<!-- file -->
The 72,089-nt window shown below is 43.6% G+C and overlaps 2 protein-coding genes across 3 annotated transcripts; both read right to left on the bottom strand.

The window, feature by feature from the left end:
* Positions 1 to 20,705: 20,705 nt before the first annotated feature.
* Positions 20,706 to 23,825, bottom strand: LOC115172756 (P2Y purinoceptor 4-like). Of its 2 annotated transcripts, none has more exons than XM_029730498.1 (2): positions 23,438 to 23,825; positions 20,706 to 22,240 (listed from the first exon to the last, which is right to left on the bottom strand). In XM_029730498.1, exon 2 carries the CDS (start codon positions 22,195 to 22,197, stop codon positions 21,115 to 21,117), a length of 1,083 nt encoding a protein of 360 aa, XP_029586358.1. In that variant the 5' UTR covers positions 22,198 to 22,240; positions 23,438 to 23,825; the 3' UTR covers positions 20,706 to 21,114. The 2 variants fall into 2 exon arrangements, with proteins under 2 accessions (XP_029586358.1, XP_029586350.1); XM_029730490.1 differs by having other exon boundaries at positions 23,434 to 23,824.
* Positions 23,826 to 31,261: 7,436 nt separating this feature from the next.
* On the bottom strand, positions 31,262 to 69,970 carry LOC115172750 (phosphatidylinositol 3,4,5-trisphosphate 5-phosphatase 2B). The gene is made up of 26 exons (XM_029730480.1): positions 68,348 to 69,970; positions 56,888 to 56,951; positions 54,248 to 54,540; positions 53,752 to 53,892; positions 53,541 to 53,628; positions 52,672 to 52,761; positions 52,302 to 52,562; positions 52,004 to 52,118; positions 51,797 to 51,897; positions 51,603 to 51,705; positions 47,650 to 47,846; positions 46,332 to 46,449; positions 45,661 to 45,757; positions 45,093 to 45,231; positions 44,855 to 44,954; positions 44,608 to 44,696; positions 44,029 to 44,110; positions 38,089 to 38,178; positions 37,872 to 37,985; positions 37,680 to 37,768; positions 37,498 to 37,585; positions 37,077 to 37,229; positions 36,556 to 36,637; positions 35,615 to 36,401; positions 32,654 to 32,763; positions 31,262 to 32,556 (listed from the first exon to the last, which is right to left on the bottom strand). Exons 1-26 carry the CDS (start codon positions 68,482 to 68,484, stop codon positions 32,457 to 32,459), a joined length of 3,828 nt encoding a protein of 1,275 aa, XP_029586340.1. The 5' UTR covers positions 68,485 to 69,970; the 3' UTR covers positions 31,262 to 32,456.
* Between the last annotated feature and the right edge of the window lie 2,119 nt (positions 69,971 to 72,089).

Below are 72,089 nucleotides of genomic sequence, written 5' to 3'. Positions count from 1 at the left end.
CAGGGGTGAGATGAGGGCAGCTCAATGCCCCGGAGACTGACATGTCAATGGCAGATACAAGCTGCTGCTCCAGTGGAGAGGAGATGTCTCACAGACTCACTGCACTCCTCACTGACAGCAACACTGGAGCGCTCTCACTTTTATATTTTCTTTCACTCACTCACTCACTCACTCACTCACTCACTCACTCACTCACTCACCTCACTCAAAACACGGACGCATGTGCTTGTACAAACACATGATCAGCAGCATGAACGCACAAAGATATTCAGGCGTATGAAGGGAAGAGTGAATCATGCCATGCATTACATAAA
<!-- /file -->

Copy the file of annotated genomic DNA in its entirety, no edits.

The 72,089-nt window shown below is 43.6% G+C and overlaps 2 protein-coding genes across 3 annotated transcripts; both read right to left on the bottom strand.

The window, feature by feature from the left end:
* Positions 1 to 20,705: 20,705 nt before the first annotated feature.
* Positions 20,706 to 23,825, bottom strand: LOC115172756 (P2Y purinoceptor 4-like). Of its 2 annotated transcripts, none has more exons than XM_029730498.1 (2): positions 23,438 to 23,825; positions 20,706 to 22,240 (listed from the first exon to the last, which is right to left on the bottom strand). In XM_029730498.1, exon 2 carries the CDS (start codon positions 22,195 to 22,197, stop codon positions 21,115 to 21,117), a length of 1,083 nt encoding a protein of 360 aa, XP_029586358.1. In that variant the 5' UTR covers positions 22,198 to 22,240; positions 23,438 to 23,825; the 3' UTR covers positions 20,706 to 21,114. The 2 variants fall into 2 exon arrangements, with proteins under 2 accessions (XP_029586358.1, XP_029586350.1); XM_029730490.1 differs by having other exon boundaries at positions 23,434 to 23,824.
* Positions 23,826 to 31,261: 7,436 nt separating this feature from the next.
* On the bottom strand, positions 31,262 to 69,970 carry LOC115172750 (phosphatidylinositol 3,4,5-trisphosphate 5-phosphatase 2B). The gene is made up of 26 exons (XM_029730480.1): positions 68,348 to 69,970; positions 56,888 to 56,951; positions 54,248 to 54,540; positions 53,752 to 53,892; positions 53,541 to 53,628; positions 52,672 to 52,761; positions 52,302 to 52,562; positions 52,004 to 52,118; positions 51,797 to 51,897; positions 51,603 to 51,705; positions 47,650 to 47,846; positions 46,332 to 46,449; positions 45,661 to 45,757; positions 45,093 to 45,231; positions 44,855 to 44,954; positions 44,608 to 44,696; positions 44,029 to 44,110; positions 38,089 to 38,178; positions 37,872 to 37,985; positions 37,680 to 37,768; positions 37,498 to 37,585; positions 37,077 to 37,229; positions 36,556 to 36,637; positions 35,615 to 36,401; positions 32,654 to 32,763; positions 31,262 to 32,556 (listed from the first exon to the last, which is right to left on the bottom strand). Exons 1-26 carry the CDS (start codon positions 68,482 to 68,484, stop codon positions 32,457 to 32,459), a joined length of 3,828 nt encoding a protein of 1,275 aa, XP_029586340.1. The 5' UTR covers positions 68,485 to 69,970; the 3' UTR covers positions 31,262 to 32,456.
* Between the last annotated feature and the right edge of the window lie 2,119 nt (positions 69,971 to 72,089).

Below are 72,089 nucleotides of genomic sequence, written 5' to 3'. Positions count from 1 at the left end.
CAGGGGTGAGATGAGGGCAGCTCAATGCCCCGGAGACTGACATGTCAATGGCAGATACAAGCTGCTGCTCCAGTGGAGAGGAGATGTCTCACAGACTCACTGCACTCCTCACTGACAGCAACACTGGAGCGCTCTCACTTTTATATTTTCTTTCACTCACTCACTCACTCACTCACTCACTCACTCACTCACTCACTCACCTCACTCAAAACACGGACGCATGTGCTTGTACAAACACATGATCAGCAGCATGAACGCACAAAGATATTCAGGCGTATGAAGGGAAGAGTGAATCATGCCATGCATTACATAAA